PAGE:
Saturday, March 17, 2012

God really does love us (a homily on today's Gospel from the late Bishop Joe Grech)

Fifteen months ago, the death occurred of the Most Rev'd Joe Grech, Bishop of the Roman Catholic Diocese of Sandhurst in rural Victoria, Australia. He was a Spirit-filled preacher of the Gospel and a real pastor to his people, especially the young. Go HERE to find out more about him. 

What follows is his homily for this Fourth Sunday of Lent, preached back in 2009. It is from the Diocese of Sandhurst website.

About two weeks ago I had a very difficult funeral. A young man, thirty seven years of age died as a consequence of a suspected suicide. He left behind a wife and a beautiful eight year old daughter. As I was facing the large congregation I kept saying to myself “What can I say to these people today?” From a human point of view there was nothing good about what had occurred. People were stunned and perplexed. I am sure that many, especially those closest to him could not understand why this thing had to happen. I am sure that they had many questions lurking in their minds for which answers were very difficult to find. Definitely my intention was not to judge but somehow to read that situation from a very different angle, the angle of faith. 

As I was thinking this way, the words that Jesus said to Nicodemus in today’s gospel suddenly flashed in my mind. “Yes God loved the world so much that he gave his only son, so that everyone who believes in Him may not be lost but may have eternal life” (Jn 3:16). Yes, it was a tragedy. Yes it would have been better if that young man was still alive. Yes it would have been great for his wife and child to keep enjoying the company and the presence of a husband and a father. Yet the reality was different. However, even though what happened was tragic, God because of his amazing care and affection, was still saying to that young man and to all of us “Hey not all is lost. I still care. Irrespective of whatever happened this is still my beloved son. I care about him. Trust me”. Our God indeed can turn what seems to be tragedies into triumphs. 

There is another addition to this situation. When I was sharing these thoughts with those present, I also challenged myself and everybody present to think about where our life is going. Whether we are walking close with our God or whether God is distant. I asked everyone including myself to make a decision while we still can reason a bit clearly to draw closer to our God because after all, at the end of our lives what matters is our relationship with Jesus Christ who is passionately in love with us. I am still today receiving emails from those who were present at this funeral sharing about their life situations and asking how they can move into a closer relationship with our God. Yes indeed many were touched that day by the mercy and the constant love of our God.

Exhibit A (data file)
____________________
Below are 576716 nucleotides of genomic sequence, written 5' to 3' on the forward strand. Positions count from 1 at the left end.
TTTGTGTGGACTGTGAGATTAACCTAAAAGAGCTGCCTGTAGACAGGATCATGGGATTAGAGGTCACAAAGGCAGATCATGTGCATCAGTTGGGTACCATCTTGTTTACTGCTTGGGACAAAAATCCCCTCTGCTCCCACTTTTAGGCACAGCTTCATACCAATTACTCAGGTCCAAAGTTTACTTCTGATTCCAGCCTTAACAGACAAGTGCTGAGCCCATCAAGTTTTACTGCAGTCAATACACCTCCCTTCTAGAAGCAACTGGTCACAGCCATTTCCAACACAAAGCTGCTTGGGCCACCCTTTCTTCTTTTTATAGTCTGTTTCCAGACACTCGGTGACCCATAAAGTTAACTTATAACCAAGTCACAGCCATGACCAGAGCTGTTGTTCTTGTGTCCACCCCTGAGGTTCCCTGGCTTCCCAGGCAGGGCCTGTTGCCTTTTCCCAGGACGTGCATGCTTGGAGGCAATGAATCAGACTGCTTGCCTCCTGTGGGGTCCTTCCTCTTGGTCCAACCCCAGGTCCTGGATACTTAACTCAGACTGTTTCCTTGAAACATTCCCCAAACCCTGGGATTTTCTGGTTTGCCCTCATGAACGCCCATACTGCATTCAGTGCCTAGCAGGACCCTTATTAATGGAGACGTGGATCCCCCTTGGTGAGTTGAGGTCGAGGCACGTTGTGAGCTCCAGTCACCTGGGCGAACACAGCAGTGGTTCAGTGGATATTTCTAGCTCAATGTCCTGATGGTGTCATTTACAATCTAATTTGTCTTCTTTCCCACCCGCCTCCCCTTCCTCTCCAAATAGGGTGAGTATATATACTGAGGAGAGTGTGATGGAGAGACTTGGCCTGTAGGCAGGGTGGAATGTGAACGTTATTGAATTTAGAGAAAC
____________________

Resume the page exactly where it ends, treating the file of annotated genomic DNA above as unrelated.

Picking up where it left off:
True, sometimes we are caught in a situation of darkness. It is very difficult at times to break from our own circles of sadness and difficulties on our own. We long for the light to live in peace and tranquillity yet we very often find ourselves caught in situations where we cannot even see the possibility of how we can move forward. This is where Jesus comes in. 

There is a reading from the gospel of St John that we often hear proclaimed during funerals. “There are many rooms in my Father’s house; if there were not, I would have told you. I am going now to prepare a place for you and after I have gone and prepared you a place, I shall return to take you with me; so that where I am you may be too” (Jn 14:2-3). I have often stopped and reflected where is the Father’s house which Jesus was referring too? Yes we have always been told that this refers to heaven. That is correct. However, there is also another place where we can find the Father’s house and that is in our hearts. We believe that the life giving presence of our God is also found in our hearts because of our baptism and confirmation. 

In our hearts, there are indeed many rooms. We are happy with many of these rooms. We do not find it difficult to enter some of these rooms. We feel at home. The doors are wide open, the blinds are up, the windows are open and we feel quite contented in these rooms. 

However, there are other rooms in our hearts where the doors are closed; where we are very uncomfortable as we approach these rooms. The doors to these rooms are locked very tightly. The blinds are down, the windows are closed and darkness pervades. At times we pretend that these rooms do not exist. However, it only takes a simple incident, or meeting with someone whom we have not seen for a long time or a word that someone says to us to make us realise very vividly that these closed rooms are very much real. 

What are we going to do? Once again this is where Jesus comes in. “Jesus here I am. You know the situation that I am in. I cannot continue to live in the midst of these locked rooms because I need to live in peace and tranquillity. So Lord take my hand and you help me to put my hand on the door handle and you help me turn that handle and you help me open these doors. I cannot do it on my own. Help me to put on the lights. Help me to draw these blinds up. Help me top open the windows, help me to let the fresh air in. Help me to overcome my fear. Help me to be at peace in whatever situation I find myself in because I know that you are always with me”. 

Even if our faith is very small and minute it does not matter. Let us use whatever faith we possess and it will grow. The real tragedy is not that we have to face at times difficult and agonizing moments in our lives. The tragedy is when we think or when we decide that we can face these situations on our own. With Jesus there is always a way forward. Thank God for our faith. Amen.


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